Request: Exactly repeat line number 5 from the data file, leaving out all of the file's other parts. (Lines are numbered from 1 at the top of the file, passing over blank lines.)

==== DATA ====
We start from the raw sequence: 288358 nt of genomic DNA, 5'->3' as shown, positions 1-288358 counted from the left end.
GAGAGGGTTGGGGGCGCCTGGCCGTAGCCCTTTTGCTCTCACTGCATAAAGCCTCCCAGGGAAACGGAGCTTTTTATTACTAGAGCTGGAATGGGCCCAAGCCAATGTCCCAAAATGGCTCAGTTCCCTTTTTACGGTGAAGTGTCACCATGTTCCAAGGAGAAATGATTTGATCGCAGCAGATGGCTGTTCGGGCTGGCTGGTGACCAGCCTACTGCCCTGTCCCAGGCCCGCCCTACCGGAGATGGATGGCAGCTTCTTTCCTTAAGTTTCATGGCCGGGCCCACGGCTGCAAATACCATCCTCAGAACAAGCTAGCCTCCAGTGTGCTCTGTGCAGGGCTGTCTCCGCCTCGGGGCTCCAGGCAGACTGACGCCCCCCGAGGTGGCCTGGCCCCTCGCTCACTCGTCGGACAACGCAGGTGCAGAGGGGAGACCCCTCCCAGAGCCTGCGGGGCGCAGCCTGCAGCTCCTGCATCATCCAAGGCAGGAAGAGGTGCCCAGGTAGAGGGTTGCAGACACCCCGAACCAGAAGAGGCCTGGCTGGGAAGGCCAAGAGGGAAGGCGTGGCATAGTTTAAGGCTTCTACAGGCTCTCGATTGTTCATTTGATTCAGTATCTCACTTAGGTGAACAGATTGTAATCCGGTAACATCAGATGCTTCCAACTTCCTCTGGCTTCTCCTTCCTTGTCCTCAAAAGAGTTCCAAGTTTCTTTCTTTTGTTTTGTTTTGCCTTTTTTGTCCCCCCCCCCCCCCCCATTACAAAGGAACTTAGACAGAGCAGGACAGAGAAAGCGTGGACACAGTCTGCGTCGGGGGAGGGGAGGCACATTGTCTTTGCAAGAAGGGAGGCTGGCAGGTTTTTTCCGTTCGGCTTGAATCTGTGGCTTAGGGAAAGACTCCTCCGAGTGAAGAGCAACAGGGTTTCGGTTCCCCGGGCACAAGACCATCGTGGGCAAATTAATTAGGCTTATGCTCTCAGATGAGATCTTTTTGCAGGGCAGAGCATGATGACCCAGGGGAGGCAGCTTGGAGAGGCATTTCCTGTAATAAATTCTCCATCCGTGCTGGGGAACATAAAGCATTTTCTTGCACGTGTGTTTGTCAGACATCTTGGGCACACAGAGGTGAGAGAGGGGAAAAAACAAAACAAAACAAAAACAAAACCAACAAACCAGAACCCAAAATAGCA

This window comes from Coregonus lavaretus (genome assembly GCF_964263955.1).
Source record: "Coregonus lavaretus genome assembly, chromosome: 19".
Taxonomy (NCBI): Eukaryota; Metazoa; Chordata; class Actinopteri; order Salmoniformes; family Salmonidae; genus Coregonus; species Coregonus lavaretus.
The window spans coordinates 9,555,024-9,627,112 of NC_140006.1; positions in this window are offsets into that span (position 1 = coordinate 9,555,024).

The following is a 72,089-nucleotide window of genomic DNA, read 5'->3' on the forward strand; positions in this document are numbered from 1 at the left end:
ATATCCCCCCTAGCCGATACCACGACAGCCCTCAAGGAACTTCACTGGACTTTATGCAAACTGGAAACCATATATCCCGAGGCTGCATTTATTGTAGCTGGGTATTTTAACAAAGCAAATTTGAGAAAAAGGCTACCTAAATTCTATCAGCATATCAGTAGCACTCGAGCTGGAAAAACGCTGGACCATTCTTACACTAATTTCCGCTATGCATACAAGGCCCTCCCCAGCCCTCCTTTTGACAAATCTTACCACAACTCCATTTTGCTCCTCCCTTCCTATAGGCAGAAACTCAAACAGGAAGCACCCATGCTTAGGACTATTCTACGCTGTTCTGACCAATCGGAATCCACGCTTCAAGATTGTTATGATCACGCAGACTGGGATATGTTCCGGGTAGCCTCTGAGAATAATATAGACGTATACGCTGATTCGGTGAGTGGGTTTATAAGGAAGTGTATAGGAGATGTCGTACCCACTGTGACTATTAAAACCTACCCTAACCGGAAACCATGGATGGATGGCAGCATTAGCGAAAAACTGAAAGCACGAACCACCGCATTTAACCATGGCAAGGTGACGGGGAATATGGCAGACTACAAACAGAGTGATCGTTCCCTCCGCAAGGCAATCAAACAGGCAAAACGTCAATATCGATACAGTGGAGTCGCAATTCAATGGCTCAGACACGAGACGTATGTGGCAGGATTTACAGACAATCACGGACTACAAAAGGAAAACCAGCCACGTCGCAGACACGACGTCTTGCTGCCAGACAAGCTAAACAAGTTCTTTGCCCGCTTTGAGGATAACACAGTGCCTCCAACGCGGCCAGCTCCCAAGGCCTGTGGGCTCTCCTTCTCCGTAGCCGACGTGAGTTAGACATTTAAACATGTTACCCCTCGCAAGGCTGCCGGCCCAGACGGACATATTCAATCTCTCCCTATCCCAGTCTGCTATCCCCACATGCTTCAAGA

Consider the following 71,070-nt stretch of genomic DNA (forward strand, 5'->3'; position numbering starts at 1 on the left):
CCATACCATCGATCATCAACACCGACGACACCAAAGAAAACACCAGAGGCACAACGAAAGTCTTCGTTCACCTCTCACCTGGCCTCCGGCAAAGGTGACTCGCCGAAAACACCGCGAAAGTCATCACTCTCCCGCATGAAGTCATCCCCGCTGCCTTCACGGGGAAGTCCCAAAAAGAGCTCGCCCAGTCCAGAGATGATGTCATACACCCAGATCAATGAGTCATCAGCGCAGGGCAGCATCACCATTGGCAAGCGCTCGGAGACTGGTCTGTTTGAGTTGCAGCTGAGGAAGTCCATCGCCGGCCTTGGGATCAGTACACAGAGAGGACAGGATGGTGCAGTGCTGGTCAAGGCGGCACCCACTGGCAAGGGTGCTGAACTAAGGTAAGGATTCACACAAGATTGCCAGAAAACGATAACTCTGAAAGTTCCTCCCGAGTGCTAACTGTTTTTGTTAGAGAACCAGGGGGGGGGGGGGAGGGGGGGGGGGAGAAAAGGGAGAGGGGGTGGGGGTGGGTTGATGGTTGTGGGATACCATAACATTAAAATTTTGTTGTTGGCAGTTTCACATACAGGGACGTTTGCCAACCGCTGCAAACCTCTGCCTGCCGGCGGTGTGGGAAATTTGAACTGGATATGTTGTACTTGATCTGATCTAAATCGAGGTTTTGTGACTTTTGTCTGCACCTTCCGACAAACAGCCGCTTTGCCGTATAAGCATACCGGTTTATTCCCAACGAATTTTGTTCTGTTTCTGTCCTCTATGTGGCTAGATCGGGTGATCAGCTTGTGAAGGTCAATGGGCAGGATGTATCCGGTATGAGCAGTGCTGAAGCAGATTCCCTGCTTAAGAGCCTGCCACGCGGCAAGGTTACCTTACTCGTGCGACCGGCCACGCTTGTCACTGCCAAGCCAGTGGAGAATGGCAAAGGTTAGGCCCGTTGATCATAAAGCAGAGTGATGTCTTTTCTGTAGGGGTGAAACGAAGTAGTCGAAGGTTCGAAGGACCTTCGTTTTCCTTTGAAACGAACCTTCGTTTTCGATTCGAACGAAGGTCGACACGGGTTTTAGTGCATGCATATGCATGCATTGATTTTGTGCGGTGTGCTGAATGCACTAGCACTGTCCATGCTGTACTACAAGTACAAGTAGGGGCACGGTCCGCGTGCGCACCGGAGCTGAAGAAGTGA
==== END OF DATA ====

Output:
Taxonomy (NCBI): Eukaryota; Metazoa; Chordata; class Actinopteri; order Salmoniformes; family Salmonidae; genus Coregonus; species Coregonus lavaretus.